Periodontal disease, or dental disease, is one of the most common diseases diagnosed in dogs (and cats!). Up to 80% of dogs have some form of the disease by the time they are just two years old! This is an alarming number, especially because dental disease in dogs is completely preventable. So what’s the big deal, and why should you do something about your dog’s dental health today? Here are some pretty convincing reasons:
Plaque and tartar develop on your dog’s teeth, just like yours. Can you imagine not brushing your teeth… ever? With every meal, food particles and bacteria coat the teeth and form plaque, a bacterial biofilm. The same process happens when your pet eats. After sitting on the teeth undisturbed for about 72 hours, plaque solidifies into tartar, which is the yellow-brown discoloration you see on your dog’s teeth.
Dental disease isn’t always easy to recognize. Dogs have an uncanny ability to tolerate pain and discomfort for our benefit, meaning disease often has plenty of time to progress and worsen before we notice any significant changes to our dog’s behavior. Yet, you can pick up on dental disease sooner rather than later, as long as you recognize the subtle signs such as bad breath and discolored teeth, disinterest in their favorite chew toys, a proclivity toward soft food vs. kibble, and rubbing their faces on the floor, wall, or furniture to alleviate discomfort.
The bacteria in plaque and tartar are far from harmless. Bacteria in plaque and tartar can cause inflammation, gingivitis, gum recession, and even bone damage to the teeth and jaw. This results in a very painful mouth for your pooch!
If left untreated, dental disease can affect your dog’s systemic health. The part of your dog’s teeth that are visible is only part of the story. About two-thirds of each tooth actually resides below the gum line, and it’s plaque and tartar build-up below the gum line that’s most destructive. If left untreated, plaque and tartar can leak into your pet’s bloodstream and cause damage elsewhere in the body, including the heart, liver, and kidneys.
Some breeds have a predisposition to periodontal disease. Small breeds like Yorkies, Pomeranians, Schnauzers, Chihuahuas and others have a predisposition to developing periodontal disease at a young age. This is due to their small mouths that are often overcrowded with teeth, creating lots of nooks and crannies for plaque and tartar to develop.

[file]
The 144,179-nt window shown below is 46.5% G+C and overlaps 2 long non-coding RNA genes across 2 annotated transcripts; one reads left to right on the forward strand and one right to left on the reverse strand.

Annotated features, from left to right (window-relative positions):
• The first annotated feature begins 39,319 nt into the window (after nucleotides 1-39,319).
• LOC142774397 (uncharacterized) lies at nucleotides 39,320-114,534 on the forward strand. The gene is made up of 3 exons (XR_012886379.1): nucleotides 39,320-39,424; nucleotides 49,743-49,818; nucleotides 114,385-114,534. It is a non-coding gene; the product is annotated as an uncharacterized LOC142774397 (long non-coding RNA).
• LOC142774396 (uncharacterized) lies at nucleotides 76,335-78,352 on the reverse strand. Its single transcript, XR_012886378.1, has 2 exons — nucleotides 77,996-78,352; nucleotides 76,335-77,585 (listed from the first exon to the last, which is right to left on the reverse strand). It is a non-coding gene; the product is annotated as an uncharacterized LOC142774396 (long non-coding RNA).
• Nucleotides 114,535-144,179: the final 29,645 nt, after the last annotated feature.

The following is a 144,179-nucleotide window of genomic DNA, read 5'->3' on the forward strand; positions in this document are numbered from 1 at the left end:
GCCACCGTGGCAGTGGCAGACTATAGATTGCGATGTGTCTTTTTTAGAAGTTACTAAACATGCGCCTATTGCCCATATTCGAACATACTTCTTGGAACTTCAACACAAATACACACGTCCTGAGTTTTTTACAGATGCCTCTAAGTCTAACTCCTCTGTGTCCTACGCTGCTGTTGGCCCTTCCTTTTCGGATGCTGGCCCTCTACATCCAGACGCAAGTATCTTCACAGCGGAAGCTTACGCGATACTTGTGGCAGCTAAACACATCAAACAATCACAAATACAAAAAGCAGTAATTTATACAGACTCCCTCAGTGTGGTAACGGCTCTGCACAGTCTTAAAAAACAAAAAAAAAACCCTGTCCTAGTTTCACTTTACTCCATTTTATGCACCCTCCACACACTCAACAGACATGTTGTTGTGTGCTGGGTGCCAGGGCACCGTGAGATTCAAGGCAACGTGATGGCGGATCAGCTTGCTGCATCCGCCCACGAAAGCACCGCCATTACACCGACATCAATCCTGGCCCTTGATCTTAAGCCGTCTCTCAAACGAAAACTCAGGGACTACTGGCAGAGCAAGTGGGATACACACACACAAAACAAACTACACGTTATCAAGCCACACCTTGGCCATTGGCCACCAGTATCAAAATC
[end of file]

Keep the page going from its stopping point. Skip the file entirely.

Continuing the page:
How Often Should Dogs Have Their Teeth Cleaned?
Preventing dental disease, and the complications that come with it, is completely possible with consistent teeth cleaning. But how often is often enough?
Brush your dog’s teeth daily. Brushing your dog’s teeth is the single best way to prevent plaque and tartar build-up as well as increase the amount of time between your dog’s professional teeth cleanings. Training your pup to accept teeth brushing can be a challenge, but it’s well worth the effort. If your pup is uncooperative, other at-home dental care options are available including:
- Dental treats and chews
- Dental toys
- Water additives
- Oral rinses
- Prescription dental diets
Keep up with annual vet visits (or semiannual). Annual or semiannual visits to the vet always include a dental examination, which is so important for catching dental disease early. Don’t skip annual visits, especially if you have a smaller dog breed who is more prone to developing disease!
Be wary of sedation-free teeth cleanings. While they sound like a great idea, sedation-free dental cleanings are not nearly as thorough as a professional anesthetic teeth cleaning with your veterinarian. Sedation-free teeth cleaning will only be effective in removing plaque and tartar from the visible parts of your pet’s teeth—but there’s a lot more to clean beneath the surface of the gums. Plus, sedation-free cleanings often forego polishing of the teeth because the dog’s patience usually runs out during the scaling process. This means that all the grooves made by the scaling are still in the teeth—and they make for perfect places for plaque and tartar to develop.
Schedule routine teeth cleanings with your vet. Even if you brush your pet’s teeth every day, they’ll still need to see the vet occasionally for a full cleaning. A full teeth cleaning by your veterinarian will include general anesthesia which allows them to thoroughly clean your pet’s teeth both above and below the gum line. Plus, they’ll be able to polish your pet’s teeth to smooth out any grooves and reduce future plaque build-up. In the event your dog’s dental disease has progressed and damaged teeth beyond repair, your veterinarian can also extract the painful teeth and offer proper pain management for your pet’s recovery.